Why Literacy Is a Fundamental Human Right

Literacy should be viewed as a fundamental human right anywhere in the world. Every person is deserving of the ability to read and write—the foundation of knowledge. Just looking at the United States, according to the Begin to Read organization, many of the problems affecting the country stem directly from illiteracy. Just a few statistics:

  • Literacy is learned. Illiteracy is passed along by parents who cannot read or write.
  • One child in four grows up not knowing how to read.
  • 43% of adults at Level 1 literacy skills live in poverty, compared to only 4% of those at Level 5.
  • 3 out of 4 food stamp recipients perform in the lowest two literacy levels.
  • 90% of welfare recipients are high school dropouts.
  • 16- to 19-year-old girls at the poverty level and below, with below average reading skills, are six times more likely to have out-of-wedlock children than their more literate counterparts.
  • Low literary costs $73 million per year in direct health care costs. A recent study by Pfizer put the cost much higher.

Teaching college in Illinois in the mid-90s, one of my classes was public speaking. A major assignment involved students writing a paper on a group project. What I found disturbed me greatly. Too many of the students didn’t know how to spell or compose a proper sentence. What stuck with me is that by the time I had them in class, it would be very difficult for them to read and write at levels to be successful adults.

When I served as a reading tutor at the East Side Learning Center in St. Paul, I saw firsthand that literacy is indeed learned. Each student had a weekly list where they were to check off who they had read chapters or parts of that week’s assigned books to. If they completed the task, they received a sticker of their choice. That first year, three out of the four students I had did very well. Two of them were so smart I wished I had enough money to pay their way through college. The following year, the students suffered from more behavioral problems—poverty, uninterested parents (or those who simply could not read themselves), or disinterest. None of these kids were dumb by any means, but I felt great frustration that I was failing them.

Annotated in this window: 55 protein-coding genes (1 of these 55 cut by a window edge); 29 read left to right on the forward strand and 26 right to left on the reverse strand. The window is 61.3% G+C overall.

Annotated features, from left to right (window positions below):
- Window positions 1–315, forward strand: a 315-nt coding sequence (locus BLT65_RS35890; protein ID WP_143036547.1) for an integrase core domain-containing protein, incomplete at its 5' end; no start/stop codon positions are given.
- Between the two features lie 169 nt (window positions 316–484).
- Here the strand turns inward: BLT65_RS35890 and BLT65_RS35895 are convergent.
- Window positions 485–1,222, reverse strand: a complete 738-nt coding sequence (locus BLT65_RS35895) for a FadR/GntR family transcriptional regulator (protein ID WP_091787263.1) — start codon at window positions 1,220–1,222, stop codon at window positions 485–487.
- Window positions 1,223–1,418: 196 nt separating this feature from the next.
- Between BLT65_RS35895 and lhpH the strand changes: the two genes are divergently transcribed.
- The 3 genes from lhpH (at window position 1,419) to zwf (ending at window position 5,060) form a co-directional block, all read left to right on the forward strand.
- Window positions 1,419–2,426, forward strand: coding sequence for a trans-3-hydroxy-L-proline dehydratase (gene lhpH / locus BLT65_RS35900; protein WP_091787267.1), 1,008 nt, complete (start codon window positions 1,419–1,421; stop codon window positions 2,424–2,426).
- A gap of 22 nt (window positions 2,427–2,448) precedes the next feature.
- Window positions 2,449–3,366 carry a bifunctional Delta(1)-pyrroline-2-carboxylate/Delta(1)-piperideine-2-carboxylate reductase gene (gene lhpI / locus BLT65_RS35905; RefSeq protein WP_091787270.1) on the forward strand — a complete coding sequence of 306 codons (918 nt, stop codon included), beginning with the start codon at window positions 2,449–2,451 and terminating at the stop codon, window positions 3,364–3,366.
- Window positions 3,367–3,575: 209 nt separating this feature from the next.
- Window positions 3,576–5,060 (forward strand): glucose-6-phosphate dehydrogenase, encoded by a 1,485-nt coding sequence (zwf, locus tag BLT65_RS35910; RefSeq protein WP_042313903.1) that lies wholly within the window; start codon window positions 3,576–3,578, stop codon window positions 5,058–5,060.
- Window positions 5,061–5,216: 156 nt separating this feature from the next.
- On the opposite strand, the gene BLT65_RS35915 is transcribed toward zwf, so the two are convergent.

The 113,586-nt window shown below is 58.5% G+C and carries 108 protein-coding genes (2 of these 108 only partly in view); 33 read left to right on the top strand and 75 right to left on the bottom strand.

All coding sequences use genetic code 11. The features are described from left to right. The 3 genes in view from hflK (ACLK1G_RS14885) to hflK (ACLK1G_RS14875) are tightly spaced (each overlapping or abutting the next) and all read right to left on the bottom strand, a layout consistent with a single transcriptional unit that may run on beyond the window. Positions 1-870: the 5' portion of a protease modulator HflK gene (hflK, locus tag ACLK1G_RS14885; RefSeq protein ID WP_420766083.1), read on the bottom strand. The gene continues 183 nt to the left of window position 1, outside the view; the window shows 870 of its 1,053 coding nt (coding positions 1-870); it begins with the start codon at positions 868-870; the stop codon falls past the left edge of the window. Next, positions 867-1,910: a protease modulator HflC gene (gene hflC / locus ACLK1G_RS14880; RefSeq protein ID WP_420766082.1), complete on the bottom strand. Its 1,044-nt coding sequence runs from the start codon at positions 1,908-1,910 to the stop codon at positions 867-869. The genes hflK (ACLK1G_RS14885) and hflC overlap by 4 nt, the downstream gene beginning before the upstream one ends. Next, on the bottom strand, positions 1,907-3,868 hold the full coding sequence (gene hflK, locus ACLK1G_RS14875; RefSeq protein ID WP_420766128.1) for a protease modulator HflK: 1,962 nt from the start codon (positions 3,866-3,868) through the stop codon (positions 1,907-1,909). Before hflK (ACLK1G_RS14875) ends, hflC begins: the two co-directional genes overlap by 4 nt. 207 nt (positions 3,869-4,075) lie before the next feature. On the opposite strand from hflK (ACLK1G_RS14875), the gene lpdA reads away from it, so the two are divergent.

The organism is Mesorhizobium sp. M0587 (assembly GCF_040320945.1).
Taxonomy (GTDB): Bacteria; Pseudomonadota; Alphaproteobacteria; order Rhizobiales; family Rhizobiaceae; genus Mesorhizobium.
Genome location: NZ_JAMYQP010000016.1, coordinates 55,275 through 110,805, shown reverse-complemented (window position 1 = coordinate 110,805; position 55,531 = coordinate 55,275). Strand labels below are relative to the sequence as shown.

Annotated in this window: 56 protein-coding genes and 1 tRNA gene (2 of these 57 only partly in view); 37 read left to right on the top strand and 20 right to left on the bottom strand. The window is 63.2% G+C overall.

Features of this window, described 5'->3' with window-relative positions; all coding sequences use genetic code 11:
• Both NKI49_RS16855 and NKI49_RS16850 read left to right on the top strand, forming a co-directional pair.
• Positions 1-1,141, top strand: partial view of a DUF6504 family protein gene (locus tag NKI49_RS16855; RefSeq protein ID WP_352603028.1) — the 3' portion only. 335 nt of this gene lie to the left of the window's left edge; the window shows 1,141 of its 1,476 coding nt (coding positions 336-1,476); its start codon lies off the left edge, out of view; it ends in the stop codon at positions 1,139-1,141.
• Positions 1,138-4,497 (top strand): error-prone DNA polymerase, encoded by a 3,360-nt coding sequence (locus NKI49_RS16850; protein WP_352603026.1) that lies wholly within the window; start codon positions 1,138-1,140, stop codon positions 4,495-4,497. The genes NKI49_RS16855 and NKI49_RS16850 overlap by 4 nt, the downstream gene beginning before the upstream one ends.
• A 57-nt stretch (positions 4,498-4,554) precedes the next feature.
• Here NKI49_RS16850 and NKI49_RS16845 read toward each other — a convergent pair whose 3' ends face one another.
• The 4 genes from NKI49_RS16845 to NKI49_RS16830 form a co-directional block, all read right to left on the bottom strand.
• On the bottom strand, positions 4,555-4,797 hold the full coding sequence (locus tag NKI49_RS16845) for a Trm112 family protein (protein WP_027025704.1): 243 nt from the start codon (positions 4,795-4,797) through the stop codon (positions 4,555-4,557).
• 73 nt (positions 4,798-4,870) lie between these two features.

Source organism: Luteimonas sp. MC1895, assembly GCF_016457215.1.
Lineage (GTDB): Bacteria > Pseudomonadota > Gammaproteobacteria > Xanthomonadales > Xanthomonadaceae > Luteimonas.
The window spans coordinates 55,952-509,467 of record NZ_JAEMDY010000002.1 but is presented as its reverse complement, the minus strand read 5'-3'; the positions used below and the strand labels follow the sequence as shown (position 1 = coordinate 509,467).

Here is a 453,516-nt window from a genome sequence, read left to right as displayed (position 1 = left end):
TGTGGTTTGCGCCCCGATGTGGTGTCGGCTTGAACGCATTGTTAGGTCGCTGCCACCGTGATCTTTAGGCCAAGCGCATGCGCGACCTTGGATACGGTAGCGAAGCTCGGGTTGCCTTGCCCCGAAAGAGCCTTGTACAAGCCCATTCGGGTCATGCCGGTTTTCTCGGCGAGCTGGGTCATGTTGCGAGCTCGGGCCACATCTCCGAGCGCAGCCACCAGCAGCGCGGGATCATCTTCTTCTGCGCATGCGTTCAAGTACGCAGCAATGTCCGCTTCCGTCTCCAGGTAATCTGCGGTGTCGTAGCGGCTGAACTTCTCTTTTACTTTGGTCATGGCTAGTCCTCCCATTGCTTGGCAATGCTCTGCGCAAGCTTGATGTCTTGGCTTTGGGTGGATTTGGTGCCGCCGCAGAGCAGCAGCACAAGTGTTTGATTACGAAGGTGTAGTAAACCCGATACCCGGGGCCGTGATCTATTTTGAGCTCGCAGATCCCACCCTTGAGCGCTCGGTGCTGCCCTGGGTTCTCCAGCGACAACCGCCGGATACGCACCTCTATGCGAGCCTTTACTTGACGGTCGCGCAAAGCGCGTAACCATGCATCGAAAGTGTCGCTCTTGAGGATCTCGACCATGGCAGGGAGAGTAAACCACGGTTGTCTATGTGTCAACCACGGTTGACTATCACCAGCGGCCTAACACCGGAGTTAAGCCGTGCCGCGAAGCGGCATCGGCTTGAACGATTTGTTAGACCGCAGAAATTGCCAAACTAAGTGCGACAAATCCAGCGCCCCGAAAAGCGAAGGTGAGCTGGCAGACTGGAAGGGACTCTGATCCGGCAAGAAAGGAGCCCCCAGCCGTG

Health problems prevent me from tutoring one-on-one any longer. Instead I work behind the scenes as a writer, showcasing those tutors who have been able to teach these children the value and love of reading. In October I’ll attend Bouchercon, the world mystery convention being held in Dallas. Literacy is an important focus for the conversation this year. During the gala prior to the conference, the world’s best-selling author James Patterson, a passionate literacy advocate himself, will be the keynote speaker. Money will be raised for Literacy Instruction For Texas (LIFT), the Bouchercon charity chosen for 2019.

I look forward to continuing my work locally as well as getting new ideas in fostering literacy for all. Illiteracy is a vicious cycle destroying too many lives. Being a part of crushing that cycle is a goal I’m committed to.

 

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